Do I feel bad telling you all that? Yep. A little. Because the worst thing you could call me would be “lazy” and my schedule sounds a little lazy right now and it’s just very unacceptable to not be so busy. I’ve never been a high-energy person, though. I’m never the person you think of when you think about people who energetically volunteer for lots of things; but telling you my days are mostly unscheduled feels very privileged. I recognize it. I also realize it will all change soon so I enjoy it while it lasts. The weeks of November through the new year are a twilight zone of luxuriating in my own life…does that make sense?
I’ll ride it out while I can, because outlining life for good things to run wild means taking each season and schedule with all the grace I can scoop up, rather than fearing what is to come. And by what is to come, I mean in the very next hour. I have gone through months in the past where my first feeling of the morning was dread for the day ahead. It is not helpful for me to think I shouldn’t feel this way because my life is so much easier/freer/less busy/more privileged than so-and-so’s life. My feelings are my feelings. I make choices to counteract those feelings but it takes a lot of practice to actually change them. Sometimes the season changes before the feelings do and I’m off the hook. I may be in one such season.
Back to the practical: I still keep lists. Tonia wrote about her shift from writing the daily, mundane tasks that will obviously get done, whether she writes them down or not. “...as if I don’t feed the animals every single day of my life, as if somehow, if it doesn’t appear on a list I will just look blankly at the meowing cats and shrug, clueless as to why they keep bothering me.” I am a recovering post-lister—one who does a task not on the list and then writes it down for the joy of crossing it off. But I also weave life into the lists in my modified bullet journal by copying quotes, recording my writing goals, noting important moments, and lately, experimenting with art journaling. I am making more play out of the work of living, in spite of feeling a little foolish about playing sometimes. I still have to do things I dread, but simply lighting a candle while I pay the bills, listening to an audiobook while I do the housework, or taking ten minutes off from the practical stuff of life makes enough difference, enough room.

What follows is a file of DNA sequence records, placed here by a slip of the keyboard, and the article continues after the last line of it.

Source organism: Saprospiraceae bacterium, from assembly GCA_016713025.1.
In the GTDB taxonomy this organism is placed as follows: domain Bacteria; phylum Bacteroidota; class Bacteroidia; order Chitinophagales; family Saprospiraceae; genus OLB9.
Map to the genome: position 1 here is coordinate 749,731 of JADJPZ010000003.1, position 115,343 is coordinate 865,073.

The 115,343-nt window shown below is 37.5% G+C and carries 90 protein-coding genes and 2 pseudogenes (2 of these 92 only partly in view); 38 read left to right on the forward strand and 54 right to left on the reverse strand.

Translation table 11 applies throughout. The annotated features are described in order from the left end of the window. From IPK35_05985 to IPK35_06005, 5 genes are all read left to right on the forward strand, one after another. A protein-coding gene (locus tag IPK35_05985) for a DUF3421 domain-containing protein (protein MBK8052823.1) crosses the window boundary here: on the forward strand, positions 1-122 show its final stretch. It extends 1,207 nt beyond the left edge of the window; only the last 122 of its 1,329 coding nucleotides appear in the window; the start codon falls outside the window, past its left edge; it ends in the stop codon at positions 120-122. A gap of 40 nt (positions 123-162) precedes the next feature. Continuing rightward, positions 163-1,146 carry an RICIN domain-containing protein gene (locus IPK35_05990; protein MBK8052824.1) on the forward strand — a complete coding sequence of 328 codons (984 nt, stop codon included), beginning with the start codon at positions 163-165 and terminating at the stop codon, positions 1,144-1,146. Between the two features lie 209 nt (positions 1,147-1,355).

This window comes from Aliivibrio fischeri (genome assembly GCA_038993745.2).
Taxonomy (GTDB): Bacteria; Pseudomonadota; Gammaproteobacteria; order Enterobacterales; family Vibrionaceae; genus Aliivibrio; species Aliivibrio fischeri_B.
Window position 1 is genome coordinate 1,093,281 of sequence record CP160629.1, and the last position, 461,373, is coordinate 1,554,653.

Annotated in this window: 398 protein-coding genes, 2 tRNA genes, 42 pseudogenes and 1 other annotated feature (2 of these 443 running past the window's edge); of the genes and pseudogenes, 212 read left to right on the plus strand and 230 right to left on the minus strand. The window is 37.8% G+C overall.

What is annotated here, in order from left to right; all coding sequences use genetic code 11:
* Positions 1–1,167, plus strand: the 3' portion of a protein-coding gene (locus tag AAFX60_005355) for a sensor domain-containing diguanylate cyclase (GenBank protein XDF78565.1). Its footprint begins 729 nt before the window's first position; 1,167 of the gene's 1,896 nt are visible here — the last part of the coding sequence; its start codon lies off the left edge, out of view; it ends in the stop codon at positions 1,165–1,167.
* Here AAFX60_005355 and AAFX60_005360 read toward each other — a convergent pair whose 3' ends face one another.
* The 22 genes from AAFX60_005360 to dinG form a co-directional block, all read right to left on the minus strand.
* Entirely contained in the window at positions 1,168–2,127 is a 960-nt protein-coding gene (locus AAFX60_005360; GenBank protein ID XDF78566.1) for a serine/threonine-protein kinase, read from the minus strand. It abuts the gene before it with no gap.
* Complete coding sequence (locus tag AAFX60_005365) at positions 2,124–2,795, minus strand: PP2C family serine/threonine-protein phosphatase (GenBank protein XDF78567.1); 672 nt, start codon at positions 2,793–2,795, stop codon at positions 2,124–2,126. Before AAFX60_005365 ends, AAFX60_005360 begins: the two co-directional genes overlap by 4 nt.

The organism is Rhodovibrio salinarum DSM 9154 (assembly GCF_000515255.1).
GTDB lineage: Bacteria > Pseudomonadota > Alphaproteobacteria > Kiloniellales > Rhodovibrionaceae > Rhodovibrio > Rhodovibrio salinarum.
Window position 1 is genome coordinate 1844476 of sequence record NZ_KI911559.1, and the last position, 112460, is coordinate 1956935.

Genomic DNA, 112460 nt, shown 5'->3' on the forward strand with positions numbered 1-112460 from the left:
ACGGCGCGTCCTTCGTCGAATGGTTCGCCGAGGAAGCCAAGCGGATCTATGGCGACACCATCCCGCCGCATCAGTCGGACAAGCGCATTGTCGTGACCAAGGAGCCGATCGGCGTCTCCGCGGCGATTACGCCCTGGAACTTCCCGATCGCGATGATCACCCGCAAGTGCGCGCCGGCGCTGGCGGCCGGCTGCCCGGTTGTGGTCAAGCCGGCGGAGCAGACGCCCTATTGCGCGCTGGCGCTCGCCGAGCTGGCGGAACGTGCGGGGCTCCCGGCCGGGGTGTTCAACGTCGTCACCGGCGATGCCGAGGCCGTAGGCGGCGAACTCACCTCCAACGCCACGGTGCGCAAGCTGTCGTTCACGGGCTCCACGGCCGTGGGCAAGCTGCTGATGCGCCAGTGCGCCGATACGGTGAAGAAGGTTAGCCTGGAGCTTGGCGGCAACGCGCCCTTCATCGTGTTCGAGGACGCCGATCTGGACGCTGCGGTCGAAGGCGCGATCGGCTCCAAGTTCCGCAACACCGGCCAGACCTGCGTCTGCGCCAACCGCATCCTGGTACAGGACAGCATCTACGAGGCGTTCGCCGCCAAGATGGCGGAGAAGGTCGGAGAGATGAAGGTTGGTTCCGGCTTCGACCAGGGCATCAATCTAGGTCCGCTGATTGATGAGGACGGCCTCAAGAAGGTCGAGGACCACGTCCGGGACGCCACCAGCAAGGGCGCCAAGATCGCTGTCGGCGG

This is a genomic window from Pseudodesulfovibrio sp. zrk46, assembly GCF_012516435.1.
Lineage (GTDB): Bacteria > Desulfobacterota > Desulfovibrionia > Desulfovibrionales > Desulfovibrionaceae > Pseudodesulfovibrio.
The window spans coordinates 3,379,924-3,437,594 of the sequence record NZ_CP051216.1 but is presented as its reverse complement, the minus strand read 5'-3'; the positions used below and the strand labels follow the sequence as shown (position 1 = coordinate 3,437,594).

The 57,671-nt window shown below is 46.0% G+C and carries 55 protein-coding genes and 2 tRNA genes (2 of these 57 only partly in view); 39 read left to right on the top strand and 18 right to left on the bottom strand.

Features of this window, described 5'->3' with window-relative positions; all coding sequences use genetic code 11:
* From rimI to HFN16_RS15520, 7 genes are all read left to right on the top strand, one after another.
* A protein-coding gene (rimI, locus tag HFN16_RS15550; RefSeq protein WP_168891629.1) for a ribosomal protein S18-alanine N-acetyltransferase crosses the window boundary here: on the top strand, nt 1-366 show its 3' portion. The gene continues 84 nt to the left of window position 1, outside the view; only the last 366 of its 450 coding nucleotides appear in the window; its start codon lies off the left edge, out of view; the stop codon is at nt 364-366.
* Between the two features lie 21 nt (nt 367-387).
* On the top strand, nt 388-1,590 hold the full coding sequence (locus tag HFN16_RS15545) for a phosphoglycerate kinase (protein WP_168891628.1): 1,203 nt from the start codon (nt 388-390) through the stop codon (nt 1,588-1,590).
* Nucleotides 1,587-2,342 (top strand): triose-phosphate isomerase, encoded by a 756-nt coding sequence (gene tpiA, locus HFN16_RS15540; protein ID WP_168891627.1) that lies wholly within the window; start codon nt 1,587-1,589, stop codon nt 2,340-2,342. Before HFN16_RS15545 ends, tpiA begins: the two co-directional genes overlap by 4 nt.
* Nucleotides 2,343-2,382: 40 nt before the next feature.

My life is less controlled and tidy these days, in the middle of things, but this is probably what the psalmist intended when he said Teach us to number our days that we may gain a heart of wisdom (Psalm 90:12 NKJV). I tend to dwell too long on the insignificant things. The wisdom in my heart tells me that if my true vocation is to bring glory to God through the art of living, I can’t just make time for that by dropping a bullet point in my daily schedule. Time IS for that.
This still wasn’t uber practical but if schedules and lists and planning interest you, check out the bullet journal method or this post about my notebooks. If you need more art in your living, see what Kortney is doing with her homeschool MFA. If you love pretty things and internet rabbit holes, YouTube “art journaling” and kiss your time good-bye. And if you feel foolish about your chosen art, that thing you are passionate about, maybe this post I wrote for Fathom Mag will help you feel less alone.
Nurture your vocation, friends. What could be more practical than that?